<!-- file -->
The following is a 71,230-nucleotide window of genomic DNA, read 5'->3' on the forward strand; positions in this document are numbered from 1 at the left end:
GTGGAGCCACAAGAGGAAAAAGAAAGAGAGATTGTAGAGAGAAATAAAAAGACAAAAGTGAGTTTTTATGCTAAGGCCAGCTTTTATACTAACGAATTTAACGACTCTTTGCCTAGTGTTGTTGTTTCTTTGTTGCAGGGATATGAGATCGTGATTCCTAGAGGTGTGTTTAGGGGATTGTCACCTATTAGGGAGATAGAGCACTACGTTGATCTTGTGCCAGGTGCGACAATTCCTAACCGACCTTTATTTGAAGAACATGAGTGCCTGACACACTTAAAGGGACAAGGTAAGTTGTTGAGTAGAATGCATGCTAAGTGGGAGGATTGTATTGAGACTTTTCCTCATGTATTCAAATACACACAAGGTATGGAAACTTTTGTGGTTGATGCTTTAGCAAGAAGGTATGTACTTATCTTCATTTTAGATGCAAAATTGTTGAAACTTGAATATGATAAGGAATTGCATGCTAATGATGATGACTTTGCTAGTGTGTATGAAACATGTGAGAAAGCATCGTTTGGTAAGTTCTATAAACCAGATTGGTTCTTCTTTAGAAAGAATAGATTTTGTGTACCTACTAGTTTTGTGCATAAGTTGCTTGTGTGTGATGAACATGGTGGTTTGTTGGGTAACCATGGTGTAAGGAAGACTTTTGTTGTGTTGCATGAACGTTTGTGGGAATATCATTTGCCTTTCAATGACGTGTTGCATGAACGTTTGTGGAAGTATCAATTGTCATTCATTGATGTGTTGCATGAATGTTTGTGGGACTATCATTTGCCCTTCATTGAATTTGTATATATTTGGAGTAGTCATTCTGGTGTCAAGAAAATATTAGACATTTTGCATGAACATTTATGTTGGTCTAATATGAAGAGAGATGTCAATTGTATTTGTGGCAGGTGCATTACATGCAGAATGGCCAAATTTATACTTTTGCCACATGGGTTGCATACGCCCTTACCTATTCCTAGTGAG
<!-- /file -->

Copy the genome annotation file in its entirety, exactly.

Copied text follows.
The following is a 71,230-nucleotide window of genomic DNA, read 5'->3' on the forward strand; positions in this document are numbered from 1 at the left end:
GTGGAGCCACAAGAGGAAAAAGAAAGAGAGATTGTAGAGAGAAATAAAAAGACAAAAGTGAGTTTTTATGCTAAGGCCAGCTTTTATACTAACGAATTTAACGACTCTTTGCCTAGTGTTGTTGTTTCTTTGTTGCAGGGATATGAGATCGTGATTCCTAGAGGTGTGTTTAGGGGATTGTCACCTATTAGGGAGATAGAGCACTACGTTGATCTTGTGCCAGGTGCGACAATTCCTAACCGACCTTTATTTGAAGAACATGAGTGCCTGACACACTTAAAGGGACAAGGTAAGTTGTTGAGTAGAATGCATGCTAAGTGGGAGGATTGTATTGAGACTTTTCCTCATGTATTCAAATACACACAAGGTATGGAAACTTTTGTGGTTGATGCTTTAGCAAGAAGGTATGTACTTATCTTCATTTTAGATGCAAAATTGTTGAAACTTGAATATGATAAGGAATTGCATGCTAATGATGATGACTTTGCTAGTGTGTATGAAACATGTGAGAAAGCATCGTTTGGTAAGTTCTATAAACCAGATTGGTTCTTCTTTAGAAAGAATAGATTTTGTGTACCTACTAGTTTTGTGCATAAGTTGCTTGTGTGTGATGAACATGGTGGTTTGTTGGGTAACCATGGTGTAAGGAAGACTTTTGTTGTGTTGCATGAACGTTTGTGGGAATATCATTTGCCTTTCAATGACGTGTTGCATGAACGTTTGTGGAAGTATCAATTGTCATTCATTGATGTGTTGCATGAATGTTTGTGGGACTATCATTTGCCCTTCATTGAATTTGTATATATTTGGAGTAGTCATTCTGGTGTCAAGAAAATATTAGACATTTTGCATGAACATTTATGTTGGTCTAATATGAAGAGAGATGTCAATTGTATTTGTGGCAGGTGCATTACATGCAGAATGGCCAAATTTATACTTTTGCCACATGGGTTGCATACGCCCTTACCTATTCCTAGTGAG